The U.S. began its 17th month of World War II. In terms of time (but not in terms of the imminence of victory) it was at the Battle of St. Mihiel of World War I. It was also far enough along to let the Army Service Forces (formerly Services of Supply) release a few figures on its performance in logistics in the first twelve months.
Compared with the record of the first twelvemonth of World War I, these figures were fragmentary but convincing proof that if the U.S. had performed prodigies of supply and transportation then, it was doing vastly more this time. Without including the great shipments of Lend-Lease material, the U.S. had made transportation history.
In the first twelvemonth of World War II, 891,827 troops had been embarked for overseas duty; in the same period in World War I, 366,603.
Army freight in the first year reached 10,474,923 measurement* tons; last war 1,725,000. Biggest monthly total then was 450,446 tons; now, 1,554,127.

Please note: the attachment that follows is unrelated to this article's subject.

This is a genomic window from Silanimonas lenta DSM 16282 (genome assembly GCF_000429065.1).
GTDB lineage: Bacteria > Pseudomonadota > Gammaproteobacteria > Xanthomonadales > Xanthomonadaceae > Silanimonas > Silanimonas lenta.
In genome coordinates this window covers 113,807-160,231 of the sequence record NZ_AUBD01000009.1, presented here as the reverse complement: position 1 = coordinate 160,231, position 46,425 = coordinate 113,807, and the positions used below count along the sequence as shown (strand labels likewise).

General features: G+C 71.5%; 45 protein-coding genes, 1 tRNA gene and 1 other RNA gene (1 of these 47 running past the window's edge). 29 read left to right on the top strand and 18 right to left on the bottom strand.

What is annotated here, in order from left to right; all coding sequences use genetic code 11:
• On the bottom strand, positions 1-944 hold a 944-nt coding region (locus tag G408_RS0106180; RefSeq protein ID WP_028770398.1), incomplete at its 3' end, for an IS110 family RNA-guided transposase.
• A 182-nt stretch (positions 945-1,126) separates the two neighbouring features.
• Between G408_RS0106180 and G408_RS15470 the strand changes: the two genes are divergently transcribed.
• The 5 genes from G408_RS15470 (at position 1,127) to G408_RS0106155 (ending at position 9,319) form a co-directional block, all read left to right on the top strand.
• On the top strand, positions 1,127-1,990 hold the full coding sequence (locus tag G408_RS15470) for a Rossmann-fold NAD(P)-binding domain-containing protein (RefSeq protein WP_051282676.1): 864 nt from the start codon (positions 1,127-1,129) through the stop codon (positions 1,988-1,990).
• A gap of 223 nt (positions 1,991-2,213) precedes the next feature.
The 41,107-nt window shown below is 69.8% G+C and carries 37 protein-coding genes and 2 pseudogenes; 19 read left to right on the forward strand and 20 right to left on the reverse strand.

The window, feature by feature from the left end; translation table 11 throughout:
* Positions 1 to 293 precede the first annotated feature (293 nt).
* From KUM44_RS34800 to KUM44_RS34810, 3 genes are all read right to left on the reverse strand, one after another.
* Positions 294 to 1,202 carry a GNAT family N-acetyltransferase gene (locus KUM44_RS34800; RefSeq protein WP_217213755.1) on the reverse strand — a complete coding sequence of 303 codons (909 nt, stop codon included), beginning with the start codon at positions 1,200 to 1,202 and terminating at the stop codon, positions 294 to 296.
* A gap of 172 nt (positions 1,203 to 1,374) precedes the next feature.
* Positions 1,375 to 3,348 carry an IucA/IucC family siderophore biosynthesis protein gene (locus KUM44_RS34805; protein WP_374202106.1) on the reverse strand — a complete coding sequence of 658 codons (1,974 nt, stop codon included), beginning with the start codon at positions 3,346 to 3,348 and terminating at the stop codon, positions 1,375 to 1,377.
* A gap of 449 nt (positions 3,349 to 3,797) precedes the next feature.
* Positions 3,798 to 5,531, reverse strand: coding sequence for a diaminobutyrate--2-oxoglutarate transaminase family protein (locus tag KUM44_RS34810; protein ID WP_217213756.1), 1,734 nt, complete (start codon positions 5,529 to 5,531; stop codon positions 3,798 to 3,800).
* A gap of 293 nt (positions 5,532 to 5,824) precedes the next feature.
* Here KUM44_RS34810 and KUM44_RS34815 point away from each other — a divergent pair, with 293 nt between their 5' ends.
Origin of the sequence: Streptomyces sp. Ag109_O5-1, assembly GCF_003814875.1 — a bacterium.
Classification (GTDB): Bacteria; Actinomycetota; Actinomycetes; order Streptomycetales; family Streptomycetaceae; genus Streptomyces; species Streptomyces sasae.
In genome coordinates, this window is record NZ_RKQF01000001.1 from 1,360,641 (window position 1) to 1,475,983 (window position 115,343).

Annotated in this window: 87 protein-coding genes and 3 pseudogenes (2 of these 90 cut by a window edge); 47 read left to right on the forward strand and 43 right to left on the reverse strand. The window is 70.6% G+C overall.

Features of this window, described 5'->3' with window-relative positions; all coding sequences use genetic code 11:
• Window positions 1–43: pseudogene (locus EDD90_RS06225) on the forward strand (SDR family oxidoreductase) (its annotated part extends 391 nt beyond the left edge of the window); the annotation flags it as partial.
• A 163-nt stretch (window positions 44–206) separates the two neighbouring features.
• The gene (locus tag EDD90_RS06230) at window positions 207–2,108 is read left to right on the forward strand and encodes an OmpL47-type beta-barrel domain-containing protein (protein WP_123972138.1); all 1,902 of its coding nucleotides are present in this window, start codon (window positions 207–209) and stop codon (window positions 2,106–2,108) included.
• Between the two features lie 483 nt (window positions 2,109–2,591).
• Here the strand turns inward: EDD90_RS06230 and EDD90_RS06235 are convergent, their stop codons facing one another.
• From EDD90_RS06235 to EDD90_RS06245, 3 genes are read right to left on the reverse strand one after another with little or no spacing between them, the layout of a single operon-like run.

Then the vast bulk of shipments was to the British Isles, and transports averaged 6,500 miles the round voyage. Now the average is much higher; transports to Australia cover an average 14,000 miles on the round voyage; to the Persian Gulf (longest haul), 28,000.
Then, only one airplane was shipped overseas in the first twelvemonth; now, thousands. At last war's end, the U.S. had 241 tanks in combat areas, mostly from England and France: this time, almost that many have been carried in a single ship.
Cargoes of today, especially tanks, mobile artillery and aircraft, are harder to handle than cargoes of 1917-18. But the average round trip of freighters between the U.S. and Great Britain has been cut from 83 days then to 65 days now. In 1942 troop ships average a third less time idle or loading in home ports than they did in 1917.
* 40 cubic feet.